As a mom of four kids, I quickly learned that dealing with lies is just part of the parenting game.
We don't want to deal with it and we fully believe that our beautiful, innocent babies will NEVER tell a lie, but guess what? It happens. That's just the harsh reality of parenting.
Sometimes you don't even realize your precious child is lying, but other times, it is blatantly obvious.
Case in point: My oh-so-innocent 3 1/2 year old recently told her first lie, after I discovered she dumped out an entire bin of toys just before we left the house. When I asked her why she did it, she told me she wasn't the one who did it. She told an elaborate story about how her friends came to our house while I was in the bathroom for THIRTY SECONDS, dumped out the bin, and left. Her face was so serious that I was almost convinced she fully believed that was what happened. Unfortunately, she found herself picking up toys, which made us late for her playdate. Lesson learned. At least, I hope.
I later found myself laughing about it as I shared the story with my friends, but the important thing was that there was a consequence for her actions. It's still hard to believe my sweet little girl would ever lie!
At age 8, Lexie doesn't lie much. When she does tell a lie, it's usually just a partial truth with a few omitted facts, usually in the form of tattling. She always comes clean!
We can tell when Lexie is lying. The guilt shows on her face and is evident in her voice. All it takes is one repeat question of "Are you SURE that's what happened?" and she spills the beans. We always thank her for telling the truth, but she knows she will get a small consequence. We're always very reasonable with her, and she admits that she understands wrongful actions result in a consequence. She really is a good kid. She better stay that way as she grows!
Dylan is 10 years old now. We're walking on that rocky slope of parenting a tween. He is still a very sweet, polite, well-behaved boy, but every so often a "harmless" lie will slip out to cover up his poor choices.
He recently had a book report due that was half of his grade. He had a month to read the book and write the report, and I thought he was doing a good job. He reads at a reading level much higher than his grade, and enjoys reading. I wasn't worried at all, but I regularly checked his progress and made him write down a recap of every chapter after he read it.
When it came time to type up the book report, I read through the final written draft, then skimmed through the chapters to check his work. What I discovered was that he picked out ONE sentence from each chapter and expanded on it, even if it wasn't entirely accurate.
I was FURIOUS! I know it was his very first book report, but his work was lazy. We immediately canceled all Friday night plans and I made him redo the entire report. I sat by his side as we went over every single chapter and wrote a proper recap. While I do believe that he didn't quite understand just how big of a deal this book report was, he needed to learn that he can't just do a poor job and hope that the teacher never read the book.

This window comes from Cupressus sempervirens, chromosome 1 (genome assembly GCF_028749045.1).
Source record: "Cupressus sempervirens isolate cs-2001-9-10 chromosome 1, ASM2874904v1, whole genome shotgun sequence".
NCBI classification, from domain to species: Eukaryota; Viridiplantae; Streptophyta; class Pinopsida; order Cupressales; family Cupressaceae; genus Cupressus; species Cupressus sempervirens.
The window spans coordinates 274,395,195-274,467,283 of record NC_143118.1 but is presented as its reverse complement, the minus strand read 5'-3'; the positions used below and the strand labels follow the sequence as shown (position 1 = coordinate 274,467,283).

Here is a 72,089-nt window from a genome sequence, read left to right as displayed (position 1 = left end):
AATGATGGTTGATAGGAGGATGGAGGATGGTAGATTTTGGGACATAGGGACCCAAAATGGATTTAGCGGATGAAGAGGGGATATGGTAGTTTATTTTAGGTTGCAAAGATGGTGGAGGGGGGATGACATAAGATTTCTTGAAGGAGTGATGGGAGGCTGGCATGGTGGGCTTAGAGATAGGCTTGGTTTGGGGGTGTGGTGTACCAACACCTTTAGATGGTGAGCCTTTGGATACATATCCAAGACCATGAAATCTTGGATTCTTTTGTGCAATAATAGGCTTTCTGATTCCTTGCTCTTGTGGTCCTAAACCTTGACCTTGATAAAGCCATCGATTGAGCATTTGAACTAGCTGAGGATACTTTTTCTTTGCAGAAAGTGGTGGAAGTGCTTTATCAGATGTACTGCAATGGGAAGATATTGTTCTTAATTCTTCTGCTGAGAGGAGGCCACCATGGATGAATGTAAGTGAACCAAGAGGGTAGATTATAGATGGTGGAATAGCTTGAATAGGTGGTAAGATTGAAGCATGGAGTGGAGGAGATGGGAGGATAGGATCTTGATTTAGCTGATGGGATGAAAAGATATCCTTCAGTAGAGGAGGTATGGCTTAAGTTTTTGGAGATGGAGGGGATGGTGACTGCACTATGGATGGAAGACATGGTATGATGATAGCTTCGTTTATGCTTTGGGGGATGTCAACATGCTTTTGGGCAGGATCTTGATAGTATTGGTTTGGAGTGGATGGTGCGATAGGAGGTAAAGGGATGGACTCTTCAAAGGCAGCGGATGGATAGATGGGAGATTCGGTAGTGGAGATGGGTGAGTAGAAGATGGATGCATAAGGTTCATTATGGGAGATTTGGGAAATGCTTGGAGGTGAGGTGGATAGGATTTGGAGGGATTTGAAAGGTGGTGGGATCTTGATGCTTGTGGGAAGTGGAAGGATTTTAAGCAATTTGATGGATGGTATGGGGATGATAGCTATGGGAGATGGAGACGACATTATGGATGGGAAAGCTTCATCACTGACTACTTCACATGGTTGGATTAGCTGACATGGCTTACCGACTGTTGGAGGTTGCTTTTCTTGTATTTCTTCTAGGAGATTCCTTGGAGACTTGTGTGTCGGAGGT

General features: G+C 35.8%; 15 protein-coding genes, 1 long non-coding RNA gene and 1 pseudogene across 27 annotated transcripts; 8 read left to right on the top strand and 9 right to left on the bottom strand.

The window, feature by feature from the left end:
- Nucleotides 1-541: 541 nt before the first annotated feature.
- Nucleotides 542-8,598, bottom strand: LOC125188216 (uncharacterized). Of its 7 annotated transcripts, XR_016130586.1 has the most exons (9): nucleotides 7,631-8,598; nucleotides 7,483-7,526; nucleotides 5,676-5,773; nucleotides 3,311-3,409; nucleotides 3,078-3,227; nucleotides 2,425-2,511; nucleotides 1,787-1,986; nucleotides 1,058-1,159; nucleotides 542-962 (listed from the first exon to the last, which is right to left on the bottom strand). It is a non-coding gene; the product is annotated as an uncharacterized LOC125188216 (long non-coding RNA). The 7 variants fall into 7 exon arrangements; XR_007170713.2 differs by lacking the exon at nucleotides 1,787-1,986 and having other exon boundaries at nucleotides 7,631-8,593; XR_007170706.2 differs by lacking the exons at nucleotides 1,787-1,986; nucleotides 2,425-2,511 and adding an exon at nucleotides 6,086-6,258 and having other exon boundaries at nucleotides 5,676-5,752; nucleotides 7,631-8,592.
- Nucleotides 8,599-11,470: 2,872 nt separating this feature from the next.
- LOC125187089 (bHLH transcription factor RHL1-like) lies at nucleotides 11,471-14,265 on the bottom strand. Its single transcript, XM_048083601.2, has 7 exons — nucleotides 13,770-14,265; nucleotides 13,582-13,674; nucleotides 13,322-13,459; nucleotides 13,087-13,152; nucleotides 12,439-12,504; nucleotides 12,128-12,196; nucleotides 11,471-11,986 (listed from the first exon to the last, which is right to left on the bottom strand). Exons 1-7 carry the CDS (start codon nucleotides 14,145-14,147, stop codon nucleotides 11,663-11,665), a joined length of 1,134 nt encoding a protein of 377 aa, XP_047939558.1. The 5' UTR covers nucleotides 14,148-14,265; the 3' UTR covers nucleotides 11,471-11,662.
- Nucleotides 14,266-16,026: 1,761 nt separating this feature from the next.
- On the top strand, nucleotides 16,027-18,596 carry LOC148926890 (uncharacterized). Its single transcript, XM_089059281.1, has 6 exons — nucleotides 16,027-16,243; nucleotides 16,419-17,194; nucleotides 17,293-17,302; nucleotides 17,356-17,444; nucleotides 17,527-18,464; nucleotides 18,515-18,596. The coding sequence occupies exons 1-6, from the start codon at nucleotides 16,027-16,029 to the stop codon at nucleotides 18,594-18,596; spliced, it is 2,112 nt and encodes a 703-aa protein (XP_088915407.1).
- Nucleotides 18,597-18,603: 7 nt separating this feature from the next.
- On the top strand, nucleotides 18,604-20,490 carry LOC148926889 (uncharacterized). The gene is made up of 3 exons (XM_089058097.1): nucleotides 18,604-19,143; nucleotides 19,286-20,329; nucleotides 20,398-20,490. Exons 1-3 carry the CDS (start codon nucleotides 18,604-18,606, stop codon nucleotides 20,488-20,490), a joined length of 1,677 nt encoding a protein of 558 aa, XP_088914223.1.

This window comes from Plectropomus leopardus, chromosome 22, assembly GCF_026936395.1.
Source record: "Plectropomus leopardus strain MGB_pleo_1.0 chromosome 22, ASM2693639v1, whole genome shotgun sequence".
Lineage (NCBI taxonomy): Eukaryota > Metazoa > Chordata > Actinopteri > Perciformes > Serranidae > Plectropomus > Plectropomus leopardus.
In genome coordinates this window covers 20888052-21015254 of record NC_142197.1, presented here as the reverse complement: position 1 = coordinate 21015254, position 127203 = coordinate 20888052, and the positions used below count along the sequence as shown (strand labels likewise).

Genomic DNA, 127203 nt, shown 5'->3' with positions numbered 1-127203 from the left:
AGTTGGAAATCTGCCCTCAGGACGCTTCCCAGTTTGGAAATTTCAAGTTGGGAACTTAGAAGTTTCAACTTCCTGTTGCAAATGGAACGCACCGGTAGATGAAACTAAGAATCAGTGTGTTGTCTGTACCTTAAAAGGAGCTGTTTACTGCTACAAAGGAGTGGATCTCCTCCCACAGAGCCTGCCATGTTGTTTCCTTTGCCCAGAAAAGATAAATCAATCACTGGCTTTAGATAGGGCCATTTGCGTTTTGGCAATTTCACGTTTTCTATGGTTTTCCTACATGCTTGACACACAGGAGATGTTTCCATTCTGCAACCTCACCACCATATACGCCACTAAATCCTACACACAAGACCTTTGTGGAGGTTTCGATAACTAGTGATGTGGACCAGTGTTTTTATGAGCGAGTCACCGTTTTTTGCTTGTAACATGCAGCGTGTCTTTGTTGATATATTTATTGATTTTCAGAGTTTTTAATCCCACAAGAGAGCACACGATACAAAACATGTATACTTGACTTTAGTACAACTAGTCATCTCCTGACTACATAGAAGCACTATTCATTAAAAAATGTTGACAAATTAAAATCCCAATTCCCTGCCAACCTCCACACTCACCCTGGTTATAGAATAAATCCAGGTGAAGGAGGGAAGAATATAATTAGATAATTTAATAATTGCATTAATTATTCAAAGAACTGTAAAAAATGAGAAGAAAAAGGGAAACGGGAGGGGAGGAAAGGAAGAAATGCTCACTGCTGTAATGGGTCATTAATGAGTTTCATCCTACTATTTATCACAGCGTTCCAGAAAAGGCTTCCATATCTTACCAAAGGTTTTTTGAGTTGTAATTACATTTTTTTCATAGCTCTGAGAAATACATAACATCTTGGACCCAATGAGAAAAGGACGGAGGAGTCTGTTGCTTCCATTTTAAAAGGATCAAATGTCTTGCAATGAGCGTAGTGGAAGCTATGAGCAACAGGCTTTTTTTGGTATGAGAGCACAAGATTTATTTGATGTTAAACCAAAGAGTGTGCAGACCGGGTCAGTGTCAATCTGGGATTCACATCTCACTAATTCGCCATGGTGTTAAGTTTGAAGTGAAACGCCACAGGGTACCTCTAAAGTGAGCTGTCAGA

Dylan did end up getting a 100% on his revised book report, but I made him tell his teacher exactly what happened and how we fixed it. She was very proud of him for stepping up and admitting his mistake, and he was overjoyed when he came home with his graded paper. I'm calling that one a win!
I fully believe that open communication and talking things out with our kids really helped. They do understand our reasons for setting consequences and they know that we love them very much. In return, they trust us. I know we're in for new experiences when the teen years arrive, but I really do hope we are able to keep our line of communication open!
As for my littlest dude, he'll never lie. EVER.
How do you deal with lying?
My children are just telling little white lies (and it better stay that way!), but the Rayburns, on the new Netflix original series Bloodline, are covering up some huge family secrets by lying. Although I haven't had the chance to watch the show yet, I've heard great things about it. I even heard a few juicy spoilers, but I still added it to our watch list!
As for now, I'm continuing my obsession with streaming Gilmore Girls on Netflix. There's definitely an abundance of little white lies on that show, which often results in hilarious antics or a harsh dose of real life. If you haven't watched it yet, GO NOW. Seriously. It might even be worth watching a second or, ahem, a third time through!
Here are a few more Netflix titles about lying and consequences:
For your little kids:
For your big kids:
And for teens and parents:
Here's what's new on Netflix for kids and families:
2. How to Train Your Dragon 2 (3/11)
3. Inspector Gadget (3/27)
4. SUPER 4 (4/10)
Happy Streaming, my friends!
*I'm a member of the Netflix StreamTeam. All opinions are my own. I was given a free year of Netflix Streaming and promotional items in exchange for my monthly review.